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Caching is a technique that can help network connections be faster, because the less things need to be transferred, the better.
Many resources can be very large, and be very expensive in terms of time and also actual cost (on mobile, for example) to retrieve.
There are different caching strategies that are made available by HTTP and used by browsers.
- No caching
- Conditional GET
Cache-Control header can tell the browser to never use a cached version of a resource without first checking the ETag value (more on this later), by using the
A more restrictive
no-store option tells the browser (and all the intermediary network devices) the not even store the resource in its cache:
Cache-Control has the
max-age value, that’s used to determine the number of seconds this resource is valid as a cache:
When an HTTP request is sent, the browser checks if it has a copy of that page in the cache, based on the URL you required.
If there is, it checks the page for freshness.
A page is fresh if the HTTP response
Expires header value is less than the current datetime.
The Expires header takes this form:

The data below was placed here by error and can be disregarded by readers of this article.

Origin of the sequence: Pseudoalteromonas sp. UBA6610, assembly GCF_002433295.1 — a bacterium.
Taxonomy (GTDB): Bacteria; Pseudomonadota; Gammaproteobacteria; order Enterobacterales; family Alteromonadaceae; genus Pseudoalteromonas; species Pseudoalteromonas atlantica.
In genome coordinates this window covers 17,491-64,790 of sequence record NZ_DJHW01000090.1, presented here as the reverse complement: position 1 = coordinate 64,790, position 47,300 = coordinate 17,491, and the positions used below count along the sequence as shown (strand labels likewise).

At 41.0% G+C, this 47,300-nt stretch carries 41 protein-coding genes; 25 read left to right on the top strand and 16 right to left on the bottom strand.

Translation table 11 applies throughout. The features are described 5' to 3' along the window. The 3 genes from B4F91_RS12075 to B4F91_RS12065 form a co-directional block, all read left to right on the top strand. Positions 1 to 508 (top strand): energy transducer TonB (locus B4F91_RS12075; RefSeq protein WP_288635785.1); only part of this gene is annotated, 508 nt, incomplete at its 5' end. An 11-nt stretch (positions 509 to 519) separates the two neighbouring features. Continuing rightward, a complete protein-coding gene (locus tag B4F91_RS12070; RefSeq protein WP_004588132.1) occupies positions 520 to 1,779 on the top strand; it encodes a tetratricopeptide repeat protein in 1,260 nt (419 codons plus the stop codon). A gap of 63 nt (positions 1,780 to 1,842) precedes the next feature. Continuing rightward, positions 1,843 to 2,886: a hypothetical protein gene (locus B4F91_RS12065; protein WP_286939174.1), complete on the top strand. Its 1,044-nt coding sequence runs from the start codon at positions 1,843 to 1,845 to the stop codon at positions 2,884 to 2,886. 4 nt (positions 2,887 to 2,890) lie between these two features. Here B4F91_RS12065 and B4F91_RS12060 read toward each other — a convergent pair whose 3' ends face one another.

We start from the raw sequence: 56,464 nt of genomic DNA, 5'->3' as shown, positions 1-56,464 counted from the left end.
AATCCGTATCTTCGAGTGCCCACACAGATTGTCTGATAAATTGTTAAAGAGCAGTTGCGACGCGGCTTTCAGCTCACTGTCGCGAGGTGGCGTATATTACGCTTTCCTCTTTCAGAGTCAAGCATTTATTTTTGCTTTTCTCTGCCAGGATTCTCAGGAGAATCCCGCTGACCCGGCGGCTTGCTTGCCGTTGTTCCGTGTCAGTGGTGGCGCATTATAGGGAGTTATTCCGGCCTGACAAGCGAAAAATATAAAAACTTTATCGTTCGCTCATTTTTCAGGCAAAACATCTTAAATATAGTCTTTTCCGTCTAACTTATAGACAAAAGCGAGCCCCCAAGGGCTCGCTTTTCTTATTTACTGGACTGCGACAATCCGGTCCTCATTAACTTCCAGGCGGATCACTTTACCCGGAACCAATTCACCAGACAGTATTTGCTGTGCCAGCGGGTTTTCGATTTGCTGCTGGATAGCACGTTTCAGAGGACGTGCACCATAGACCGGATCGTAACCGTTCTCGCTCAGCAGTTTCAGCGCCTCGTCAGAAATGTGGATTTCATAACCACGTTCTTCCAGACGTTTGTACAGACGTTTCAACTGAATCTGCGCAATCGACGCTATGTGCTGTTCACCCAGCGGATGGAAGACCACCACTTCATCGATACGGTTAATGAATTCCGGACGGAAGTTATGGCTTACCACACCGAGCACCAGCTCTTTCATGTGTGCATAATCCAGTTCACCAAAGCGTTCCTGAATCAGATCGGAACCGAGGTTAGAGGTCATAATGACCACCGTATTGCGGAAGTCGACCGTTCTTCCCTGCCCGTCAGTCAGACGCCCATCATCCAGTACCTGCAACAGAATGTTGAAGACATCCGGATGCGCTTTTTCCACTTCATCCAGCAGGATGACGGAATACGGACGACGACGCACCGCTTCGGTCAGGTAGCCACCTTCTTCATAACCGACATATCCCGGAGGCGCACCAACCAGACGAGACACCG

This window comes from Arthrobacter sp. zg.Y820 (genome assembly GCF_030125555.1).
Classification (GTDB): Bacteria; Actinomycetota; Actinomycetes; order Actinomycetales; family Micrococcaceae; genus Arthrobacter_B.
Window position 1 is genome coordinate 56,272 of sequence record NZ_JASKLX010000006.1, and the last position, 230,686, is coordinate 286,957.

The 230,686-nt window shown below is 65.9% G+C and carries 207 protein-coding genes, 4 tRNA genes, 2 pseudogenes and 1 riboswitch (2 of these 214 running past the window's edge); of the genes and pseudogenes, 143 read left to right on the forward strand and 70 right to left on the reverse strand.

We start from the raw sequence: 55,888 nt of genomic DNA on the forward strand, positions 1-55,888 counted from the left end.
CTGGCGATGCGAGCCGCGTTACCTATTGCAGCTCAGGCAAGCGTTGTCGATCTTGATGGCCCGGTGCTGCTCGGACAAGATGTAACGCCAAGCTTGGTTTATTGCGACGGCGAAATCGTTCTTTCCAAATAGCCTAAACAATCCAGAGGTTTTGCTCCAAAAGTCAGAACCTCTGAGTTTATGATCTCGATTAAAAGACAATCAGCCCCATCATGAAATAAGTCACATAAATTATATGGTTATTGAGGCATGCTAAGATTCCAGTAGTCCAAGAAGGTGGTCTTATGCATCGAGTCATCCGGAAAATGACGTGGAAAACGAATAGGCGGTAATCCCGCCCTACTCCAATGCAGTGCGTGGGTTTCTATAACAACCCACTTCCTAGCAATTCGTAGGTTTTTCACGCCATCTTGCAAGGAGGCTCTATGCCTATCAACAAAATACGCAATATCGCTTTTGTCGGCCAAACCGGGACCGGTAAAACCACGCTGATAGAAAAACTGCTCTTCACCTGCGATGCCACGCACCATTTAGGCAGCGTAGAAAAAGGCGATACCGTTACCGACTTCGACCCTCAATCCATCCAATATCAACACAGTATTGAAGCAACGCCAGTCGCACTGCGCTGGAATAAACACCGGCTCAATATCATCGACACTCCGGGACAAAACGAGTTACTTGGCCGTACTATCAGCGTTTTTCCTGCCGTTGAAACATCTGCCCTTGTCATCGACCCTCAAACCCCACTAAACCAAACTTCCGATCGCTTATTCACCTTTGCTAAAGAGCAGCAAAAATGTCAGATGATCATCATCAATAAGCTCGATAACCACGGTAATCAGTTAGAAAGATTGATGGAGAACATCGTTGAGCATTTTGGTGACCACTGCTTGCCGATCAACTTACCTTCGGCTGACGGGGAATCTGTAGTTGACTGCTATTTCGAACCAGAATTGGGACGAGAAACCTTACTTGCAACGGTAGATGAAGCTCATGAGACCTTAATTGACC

Expires: Sat, 01 Dec 2018 16:00:00 GMT
There are different ways to perform a conditional get. All are based on using the
If-* request headers:
The browser can send a request to the server and instead of just asking for the page, it adds an
If-Modified-Since header, based on the
Last-Modified header value it got from the currently cached page.
This tells the server to only return a response body (the page content) if the resource has been updated since that date.
Otherwise the server returns a
304 Not Modified response.
The Web Server (depending on the setup, how page are served, etc) can send an ETag header.
That is the identifier of a resource. Every time the resource changes, for example it’s updated, the ETag should change as well.
It’s like a checksum.
The browser sends an
If-None-Match header that contains one (or more) ETag value.
If none match, the server returns the fresh version of the resource, otherwise a
304 Not Modified response.
More network tutorials:
- Introduction to WebSockets
- How HTTP requests work
- The HTTP Request Headers List
- The HTTP Response Headers List
- HTTP vs HTTPS
- What is an RFC?
- The HTTP protocol
- The HTTPS protocol
- The curl guide to HTTP requests
- Caching in HTTP
- The HTTP Status Codes List
- What is a CDN?
- The HTTP/2 protocol
- What is a port
- DNS, Domain Name System
- The TCP Protocol
- The UDP Protocol
- An introduction to REST APIs
- How to install a local SSL certificate in macOS
- How to generate a local SSL certificate
- How to configure Nginx for HTTPS
- A simple nginx reverse proxy for serving multiple Node.js apps from subfolders
- What is a reverse proxy?